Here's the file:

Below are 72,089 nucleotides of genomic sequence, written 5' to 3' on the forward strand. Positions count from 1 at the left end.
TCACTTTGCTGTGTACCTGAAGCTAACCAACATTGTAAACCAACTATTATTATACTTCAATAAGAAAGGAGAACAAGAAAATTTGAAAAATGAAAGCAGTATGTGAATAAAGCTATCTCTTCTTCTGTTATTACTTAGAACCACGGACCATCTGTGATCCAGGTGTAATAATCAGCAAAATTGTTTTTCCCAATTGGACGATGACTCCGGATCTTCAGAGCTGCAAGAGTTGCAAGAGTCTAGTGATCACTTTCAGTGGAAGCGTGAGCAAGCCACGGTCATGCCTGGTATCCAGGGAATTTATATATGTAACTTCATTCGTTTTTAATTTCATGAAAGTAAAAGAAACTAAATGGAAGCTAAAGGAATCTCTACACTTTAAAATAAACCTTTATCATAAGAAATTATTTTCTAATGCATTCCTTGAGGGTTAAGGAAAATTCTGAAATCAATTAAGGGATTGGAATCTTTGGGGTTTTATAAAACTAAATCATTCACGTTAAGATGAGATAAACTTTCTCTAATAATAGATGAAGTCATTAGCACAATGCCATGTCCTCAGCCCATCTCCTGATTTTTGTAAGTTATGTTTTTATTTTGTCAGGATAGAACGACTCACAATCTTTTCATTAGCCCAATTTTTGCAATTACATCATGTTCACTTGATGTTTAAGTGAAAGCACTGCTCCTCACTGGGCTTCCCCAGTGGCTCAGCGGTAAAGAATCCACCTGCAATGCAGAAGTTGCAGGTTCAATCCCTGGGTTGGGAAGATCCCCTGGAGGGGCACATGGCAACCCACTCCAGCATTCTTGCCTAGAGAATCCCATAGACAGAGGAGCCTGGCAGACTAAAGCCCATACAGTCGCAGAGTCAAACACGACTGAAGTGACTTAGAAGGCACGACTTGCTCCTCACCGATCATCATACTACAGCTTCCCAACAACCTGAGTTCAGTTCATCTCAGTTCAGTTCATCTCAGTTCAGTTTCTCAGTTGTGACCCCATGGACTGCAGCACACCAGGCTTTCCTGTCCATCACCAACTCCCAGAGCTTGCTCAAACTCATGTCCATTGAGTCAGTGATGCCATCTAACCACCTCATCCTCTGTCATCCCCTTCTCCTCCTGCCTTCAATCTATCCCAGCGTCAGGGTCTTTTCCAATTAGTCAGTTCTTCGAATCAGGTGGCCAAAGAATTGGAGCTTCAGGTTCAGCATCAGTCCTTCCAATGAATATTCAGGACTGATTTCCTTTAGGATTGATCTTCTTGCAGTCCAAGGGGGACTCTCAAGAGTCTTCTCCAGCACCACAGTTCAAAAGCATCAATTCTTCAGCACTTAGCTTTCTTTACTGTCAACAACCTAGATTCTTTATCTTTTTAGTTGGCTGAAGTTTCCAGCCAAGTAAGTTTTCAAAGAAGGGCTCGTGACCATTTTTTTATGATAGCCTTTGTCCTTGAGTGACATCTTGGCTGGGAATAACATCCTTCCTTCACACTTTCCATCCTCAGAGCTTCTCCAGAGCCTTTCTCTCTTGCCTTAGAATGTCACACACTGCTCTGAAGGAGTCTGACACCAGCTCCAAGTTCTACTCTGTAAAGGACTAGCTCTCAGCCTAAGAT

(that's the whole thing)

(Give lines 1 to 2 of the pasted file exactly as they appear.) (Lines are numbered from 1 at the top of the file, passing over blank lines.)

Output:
Below are 72,089 nucleotides of genomic sequence, written 5' to 3' on the forward strand. Positions count from 1 at the left end.
TCACTTTGCTGTGTACCTGAAGCTAACCAACATTGTAAACCAACTATTATTATACTTCAATAAGAAAGGAGAACAAGAAAATTTGAAAAATGAAAGCAGTATGTGAATAAAGCTATCTCTTCTTCTGTTATTACTTAGAACCACGGACCATCTGTGATCCAGGTGTAATAATCAGCAAAATTGTTTTTCCCAATTGGACGATGACTCCGGATCTTCAGAGCTGCAAGAGTTGCAAGAGTCTAGTGATCACTTTCAGTGGAAGCGTGAGCAAGCCACGGTCATGCCTGGTATCCAGGGAATTTATATATGTAACTTCATTCGTTTTTAATTTCATGAAAGTAAAAGAAACTAAATGGAAGCTAAAGGAATCTCTACACTTTAAAATAAACCTTTATCATAAGAAATTATTTTCTAATGCATTCCTTGAGGGTTAAGGAAAATTCTGAAATCAATTAAGGGATTGGAATCTTTGGGGTTTTATAAAACTAAATCATTCACGTTAAGATGAGATAAACTTTCTCTAATAATAGATGAAGTCATTAGCACAATGCCATGTCCTCAGCCCATCTCCTGATTTTTGTAAGTTATGTTTTTATTTTGTCAGGATAGAACGACTCACAATCTTTTCATTAGCCCAATTTTTGCAATTACATCATGTTCACTTGATGTTTAAGTGAAAGCACTGCTCCTCACTGGGCTTCCCCAGTGGCTCAGCGGTAAAGAATCCACCTGCAATGCAGAAGTTGCAGGTTCAATCCCTGGGTTGGGAAGATCCCCTGGAGGGGCACATGGCAACCCACTCCAGCATTCTTGCCTAGAGAATCCCATAGACAGAGGAGCCTGGCAGACTAAAGCCCATACAGTCGCAGAGTCAAACACGACTGAAGTGACTTAGAAGGCACGACTTGCTCCTCACCGATCATCATACTACAGCTTCCCAACAACCTGAGTTCAGTTCATCTCAGTTCAGTTCATCTCAGTTCAGTTTCTCAGTTGTGACCCCATGGACTGCAGCACACCAGGCTTTCCTGTCCATCACCAACTCCCAGAGCTTGCTCAAACTCATGTCCATTGAGTCAGTGATGCCATCTAACCACCTCATCCTCTGTCATCCCCTTCTCCTCCTGCCTTCAATCTATCCCAGCGTCAGGGTCTTTTCCAATTAGTCAGTTCTTCGAATCAGGTGGCCAAAGAATTGGAGCTTCAGGTTCAGCATCAGTCCTTCCAATGAATATTCAGGACTGATTTCCTTTAGGATTGATCTTCTTGCAGTCCAAGGGGGACTCTCAAGAGTCTTCTCCAGCACCACAGTTCAAAAGCATCAATTCTTCAGCACTTAGCTTTCTTTACTGTCAACAACCTAGATTCTTTATCTTTTTAGTTGGCTGAAGTTTCCAGCCAAGTAAGTTTTCAAAGAAGGGCTCGTGACCATTTTTTTATGATAGCCTTTGTCCTTGAGTGACATCTTGGCTGGGAATAACATCCTTCCTTCACACTTTCCATCCTCAGAGCTTCTCCAGAGCCTTTCTCTCTTGCCTTAGAATGTCACACACTGCTCTGAAGGAGTCTGACACCAGCTCCAAGTTCTACTCTGTAAAGGACTAGCTCTCAGCCTAAGAT